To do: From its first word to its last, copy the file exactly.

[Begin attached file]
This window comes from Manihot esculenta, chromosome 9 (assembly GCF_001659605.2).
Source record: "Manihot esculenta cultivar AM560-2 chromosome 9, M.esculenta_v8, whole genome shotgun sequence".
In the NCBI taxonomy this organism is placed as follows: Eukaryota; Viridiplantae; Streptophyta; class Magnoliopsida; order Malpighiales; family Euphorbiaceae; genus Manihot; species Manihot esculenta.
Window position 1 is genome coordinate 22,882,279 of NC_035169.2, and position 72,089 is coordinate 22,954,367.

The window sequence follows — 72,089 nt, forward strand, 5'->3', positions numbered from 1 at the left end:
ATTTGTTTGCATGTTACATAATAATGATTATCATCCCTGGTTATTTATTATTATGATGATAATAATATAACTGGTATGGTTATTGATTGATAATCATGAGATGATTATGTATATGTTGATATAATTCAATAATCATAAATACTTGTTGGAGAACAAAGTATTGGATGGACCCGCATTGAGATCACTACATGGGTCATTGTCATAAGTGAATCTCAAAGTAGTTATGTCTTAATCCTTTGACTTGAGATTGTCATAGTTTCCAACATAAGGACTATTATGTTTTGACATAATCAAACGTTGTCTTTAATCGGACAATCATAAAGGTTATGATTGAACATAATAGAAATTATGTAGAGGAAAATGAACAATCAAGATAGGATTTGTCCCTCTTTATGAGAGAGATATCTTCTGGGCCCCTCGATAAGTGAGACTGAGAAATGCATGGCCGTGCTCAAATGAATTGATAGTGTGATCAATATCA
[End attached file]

This window comes from Manihot esculenta, chromosome 9 (assembly GCF_001659605.2).
Source record: "Manihot esculenta cultivar AM560-2 chromosome 9, M.esculenta_v8, whole genome shotgun sequence".
In the NCBI taxonomy this organism is placed as follows: Eukaryota; Viridiplantae; Streptophyta; class Magnoliopsida; order Malpighiales; family Euphorbiaceae; genus Manihot; species Manihot esculenta.
Window position 1 is genome coordinate 22,882,279 of NC_035169.2, and position 72,089 is coordinate 22,954,367.

The window sequence follows — 72,089 nt, forward strand, 5'->3', positions numbered from 1 at the left end:
ATTTGTTTGCATGTTACATAATAATGATTATCATCCCTGGTTATTTATTATTATGATGATAATAATATAACTGGTATGGTTATTGATTGATAATCATGAGATGATTATGTATATGTTGATATAATTCAATAATCATAAATACTTGTTGGAGAACAAAGTATTGGATGGACCCGCATTGAGATCACTACATGGGTCATTGTCATAAGTGAATCTCAAAGTAGTTATGTCTTAATCCTTTGACTTGAGATTGTCATAGTTTCCAACATAAGGACTATTATGTTTTGACATAATCAAACGTTGTCTTTAATCGGACAATCATAAAGGTTATGATTGAACATAATAGAAATTATGTAGAGGAAAATGAACAATCAAGATAGGATTTGTCCCTCTTTATGAGAGAGATATCTTCTGGGCCCCTCGATAAGTGAGACTGAGAAATGCATGGCCGTGCTCAAATGAATTGATAGTGTGATCAATATCA